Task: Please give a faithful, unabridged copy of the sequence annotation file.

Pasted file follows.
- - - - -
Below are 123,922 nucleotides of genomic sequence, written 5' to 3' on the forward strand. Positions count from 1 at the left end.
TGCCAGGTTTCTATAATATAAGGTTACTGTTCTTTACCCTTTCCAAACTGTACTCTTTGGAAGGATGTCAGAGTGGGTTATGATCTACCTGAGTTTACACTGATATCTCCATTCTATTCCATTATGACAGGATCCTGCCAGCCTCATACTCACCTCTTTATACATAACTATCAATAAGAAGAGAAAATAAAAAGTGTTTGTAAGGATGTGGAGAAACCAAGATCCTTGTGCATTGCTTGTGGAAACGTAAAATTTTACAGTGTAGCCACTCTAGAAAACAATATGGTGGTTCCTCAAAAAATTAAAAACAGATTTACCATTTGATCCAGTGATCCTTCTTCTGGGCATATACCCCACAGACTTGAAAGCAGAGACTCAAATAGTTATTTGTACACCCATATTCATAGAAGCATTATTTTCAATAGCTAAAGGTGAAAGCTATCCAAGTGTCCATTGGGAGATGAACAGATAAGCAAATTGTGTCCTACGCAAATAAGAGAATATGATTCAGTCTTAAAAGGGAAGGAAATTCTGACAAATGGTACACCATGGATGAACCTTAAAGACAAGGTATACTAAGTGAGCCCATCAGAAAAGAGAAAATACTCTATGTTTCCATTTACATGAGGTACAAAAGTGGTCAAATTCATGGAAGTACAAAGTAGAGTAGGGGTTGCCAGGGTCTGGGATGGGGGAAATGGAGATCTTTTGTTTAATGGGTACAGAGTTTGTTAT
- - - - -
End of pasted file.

Below are 123,922 nucleotides of genomic sequence, written 5' to 3' on the forward strand. Positions count from 1 at the left end.
TGCCAGGTTTCTATAATATAAGGTTACTGTTCTTTACCCTTTCCAAACTGTACTCTTTGGAAGGATGTCAGAGTGGGTTATGATCTACCTGAGTTTACACTGATATCTCCATTCTATTCCATTATGACAGGATCCTGCCAGCCTCATACTCACCTCTTTATACATAACTATCAATAAGAAGAGAAAATAAAAAGTGTTTGTAAGGATGTGGAGAAACCAAGATCCTTGTGCATTGCTTGTGGAAACGTAAAATTTTACAGTGTAGCCACTCTAGAAAACAATATGGTGGTTCCTCAAAAAATTAAAAACAGATTTACCATTTGATCCAGTGATCCTTCTTCTGGGCATATACCCCACAGACTTGAAAGCAGAGACTCAAATAGTTATTTGTACACCCATATTCATAGAAGCATTATTTTCAATAGCTAAAGGTGAAAGCTATCCAAGTGTCCATTGGGAGATGAACAGATAAGCAAATTGTGTCCTACGCAAATAAGAGAATATGATTCAGTCTTAAAAGGGAAGGAAATTCTGACAAATGGTACACCATGGATGAACCTTAAAGACAAGGTATACTAAGTGAGCCCATCAGAAAAGAGAAAATACTCTATGTTTCCATTTACATGAGGTACAAAAGTGGTCAAATTCATGGAAGTACAAAGTAGAGTAGGGGTTGCCAGGGTCTGGGATGGGGGAAATGGAGATCTTTTGTTTAATGGGTACAGAGTTTGTTAT